You would think that in a small space you want everything aginst the walls to keep as much free space as possible – but this just draws your eyes to the dimensions of the room. Try to create the idea there is more space and draw the eye away from the walls by keeping your furniture slightly off the walls, and place some of the seating at angles. Never have what I call a “train station” arrangement for your seating (Mr Recycled laughs at me when I say this, but it is a thing!). By this I mean the chairs and sofa all lined up in a row. You want to create a space where connecting people is easy through placement of furniture.
6) Monochromatic or complementary palettes
Colour palettes which stay within a particular hue or are complementary, work well. If you are going for a monochromatic palette, don’t use the exact same colour, which can be boring. Rather, use a range of reds for example. Adding texture and shape for visual interest works well too. For example you may choose a range of greys, blues or reds as your colour palette, with 3 or 4 different hues of these colours and add some textured cushions with fringes, pom poms or macrame, to add more visual interest. Or use patterns with the same colour ranges for a bit more punch.
7) Make use of verticals
Using the vertical space of your walls is the quickest way to make a room bigger. Build shelving that is multi purpose, have floor to ceiling book shelves which create a sense of grandness. Look at each room and where you might add vertical storage. Having your television mounted to the wall in a small space just makes sense. Get creative and use vintage ladders, old crates and pallet shelves to add interest and an upcycled touch.
8) Make use of smart storage
In a small space the more things one piece of furniture can do the better. Look for things like ottomans with storage inside, coffee tables with shelves underneath, and clever under bed storage. Keeping things you don’t need at hand inside cupboards and drawers, helps keeps things less cluttered.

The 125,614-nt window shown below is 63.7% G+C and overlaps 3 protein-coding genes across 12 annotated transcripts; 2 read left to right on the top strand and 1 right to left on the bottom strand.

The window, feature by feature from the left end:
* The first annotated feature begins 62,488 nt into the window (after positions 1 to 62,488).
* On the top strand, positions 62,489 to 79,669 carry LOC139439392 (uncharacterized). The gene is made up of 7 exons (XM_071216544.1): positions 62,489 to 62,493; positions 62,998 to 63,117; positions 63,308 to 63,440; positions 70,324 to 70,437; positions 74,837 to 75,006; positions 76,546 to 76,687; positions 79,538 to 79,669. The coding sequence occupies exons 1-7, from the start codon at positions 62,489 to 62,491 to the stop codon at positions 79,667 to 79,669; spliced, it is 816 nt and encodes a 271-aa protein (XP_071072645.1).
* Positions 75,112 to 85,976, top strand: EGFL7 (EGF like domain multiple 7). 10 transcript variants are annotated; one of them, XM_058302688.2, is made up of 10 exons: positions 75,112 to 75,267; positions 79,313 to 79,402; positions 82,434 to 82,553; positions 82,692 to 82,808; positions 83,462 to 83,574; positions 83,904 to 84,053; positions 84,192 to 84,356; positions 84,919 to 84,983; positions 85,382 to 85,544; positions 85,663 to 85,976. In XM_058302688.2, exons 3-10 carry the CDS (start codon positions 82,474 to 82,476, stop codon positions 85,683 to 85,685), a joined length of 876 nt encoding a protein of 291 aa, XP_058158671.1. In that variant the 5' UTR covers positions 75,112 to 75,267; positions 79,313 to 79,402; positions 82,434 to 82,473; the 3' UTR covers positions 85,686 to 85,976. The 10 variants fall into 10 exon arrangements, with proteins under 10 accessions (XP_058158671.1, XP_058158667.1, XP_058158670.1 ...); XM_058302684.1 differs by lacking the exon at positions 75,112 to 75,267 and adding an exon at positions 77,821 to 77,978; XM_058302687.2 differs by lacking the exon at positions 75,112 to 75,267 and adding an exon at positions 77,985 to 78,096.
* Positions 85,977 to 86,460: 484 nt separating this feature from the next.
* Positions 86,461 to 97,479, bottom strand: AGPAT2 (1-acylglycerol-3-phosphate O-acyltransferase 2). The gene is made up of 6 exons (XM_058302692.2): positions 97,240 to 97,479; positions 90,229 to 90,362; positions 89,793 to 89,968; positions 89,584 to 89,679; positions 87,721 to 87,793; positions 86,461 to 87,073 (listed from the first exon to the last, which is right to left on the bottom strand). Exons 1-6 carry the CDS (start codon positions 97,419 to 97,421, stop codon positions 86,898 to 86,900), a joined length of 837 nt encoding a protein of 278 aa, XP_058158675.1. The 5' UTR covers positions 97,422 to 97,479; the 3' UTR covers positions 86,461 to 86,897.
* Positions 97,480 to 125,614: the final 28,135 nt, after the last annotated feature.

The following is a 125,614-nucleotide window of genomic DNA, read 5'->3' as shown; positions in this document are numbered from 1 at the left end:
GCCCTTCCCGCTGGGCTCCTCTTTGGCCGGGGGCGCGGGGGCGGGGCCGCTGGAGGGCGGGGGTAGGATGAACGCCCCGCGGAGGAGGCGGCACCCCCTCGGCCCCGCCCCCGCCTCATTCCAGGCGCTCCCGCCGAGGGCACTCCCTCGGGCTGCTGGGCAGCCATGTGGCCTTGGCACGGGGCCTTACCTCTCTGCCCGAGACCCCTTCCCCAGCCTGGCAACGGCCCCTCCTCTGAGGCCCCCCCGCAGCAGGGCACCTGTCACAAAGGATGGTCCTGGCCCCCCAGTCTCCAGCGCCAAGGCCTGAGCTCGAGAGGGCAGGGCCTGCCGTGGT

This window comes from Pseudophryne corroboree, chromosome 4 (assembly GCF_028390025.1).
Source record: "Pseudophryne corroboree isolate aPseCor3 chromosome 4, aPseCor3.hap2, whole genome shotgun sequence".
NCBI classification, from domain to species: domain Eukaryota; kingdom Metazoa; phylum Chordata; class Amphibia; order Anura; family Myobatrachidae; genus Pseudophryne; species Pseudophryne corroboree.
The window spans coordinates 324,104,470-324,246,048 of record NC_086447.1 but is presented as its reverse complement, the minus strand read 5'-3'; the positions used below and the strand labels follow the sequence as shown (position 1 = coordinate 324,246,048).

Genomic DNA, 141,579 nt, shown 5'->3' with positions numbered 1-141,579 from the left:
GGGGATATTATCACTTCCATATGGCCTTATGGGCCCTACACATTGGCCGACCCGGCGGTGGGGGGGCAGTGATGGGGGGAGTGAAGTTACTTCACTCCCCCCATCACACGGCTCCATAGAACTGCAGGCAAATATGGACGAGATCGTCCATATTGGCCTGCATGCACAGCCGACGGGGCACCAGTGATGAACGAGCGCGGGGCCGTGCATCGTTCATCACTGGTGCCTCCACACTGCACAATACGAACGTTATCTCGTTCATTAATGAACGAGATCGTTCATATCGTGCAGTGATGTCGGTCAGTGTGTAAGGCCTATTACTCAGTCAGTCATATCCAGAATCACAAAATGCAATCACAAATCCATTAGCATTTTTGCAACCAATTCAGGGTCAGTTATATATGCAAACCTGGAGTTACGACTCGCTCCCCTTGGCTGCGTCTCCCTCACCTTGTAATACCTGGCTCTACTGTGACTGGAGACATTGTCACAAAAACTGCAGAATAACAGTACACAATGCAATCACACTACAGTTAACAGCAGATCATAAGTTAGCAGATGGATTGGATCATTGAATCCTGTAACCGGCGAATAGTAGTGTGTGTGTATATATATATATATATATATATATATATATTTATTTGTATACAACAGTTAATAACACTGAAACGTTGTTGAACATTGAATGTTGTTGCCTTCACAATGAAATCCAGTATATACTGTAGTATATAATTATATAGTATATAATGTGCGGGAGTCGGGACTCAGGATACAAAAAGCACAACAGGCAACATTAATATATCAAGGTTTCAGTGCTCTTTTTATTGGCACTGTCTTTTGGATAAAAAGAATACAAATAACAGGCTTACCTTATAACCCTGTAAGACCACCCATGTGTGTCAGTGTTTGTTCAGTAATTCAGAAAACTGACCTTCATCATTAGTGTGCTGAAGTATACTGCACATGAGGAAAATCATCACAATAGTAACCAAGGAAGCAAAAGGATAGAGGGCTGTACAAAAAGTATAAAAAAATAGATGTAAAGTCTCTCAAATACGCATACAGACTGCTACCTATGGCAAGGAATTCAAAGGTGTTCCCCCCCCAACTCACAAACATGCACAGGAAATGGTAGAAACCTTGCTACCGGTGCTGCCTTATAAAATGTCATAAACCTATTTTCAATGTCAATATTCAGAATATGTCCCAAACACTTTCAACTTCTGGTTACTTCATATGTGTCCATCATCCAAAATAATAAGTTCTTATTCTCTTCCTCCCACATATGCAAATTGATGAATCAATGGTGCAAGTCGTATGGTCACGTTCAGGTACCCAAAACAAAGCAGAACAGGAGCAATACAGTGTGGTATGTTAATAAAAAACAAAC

9) Use paint colour well
White and lighter colour paint work well in most small spaces, but some dark colours can work very well too because visually dark colors recede, while light colors advance. What this means for a small space is that you don’t need to stick to white. Dark accent colors like deep blue, charcol, or even black, can make a space look larger when you use them on a wall. This will visually push the wall backward, giving the room a greater sense of depth and space. Experiment with colors you like, but remember that dark colored walls seem to work best when they have a large amount of natural light in the room which reflects off the walls of the room. It also works best when you stick to very light or white furnishings in the room.
10) Curtains Smoke & Mirrors
Create a sense of height with floor to ceiling curtains – try sheers or vertical stripes. Simply fit the curtain rod or track higher than the actual window. This tricks the eye into thinking there is far more space than there really is. Use mirrors well to reflect the outside views or a piece of artwork, and bounce more light into the room.
There are 10 tips for decorating small spaces. Choose what you can manage today and then consider if there are other things you could do in the medium and longer term to make your small spaces work for you. If you want help in decorating your home, check out my e-decorating and interior decorating packages here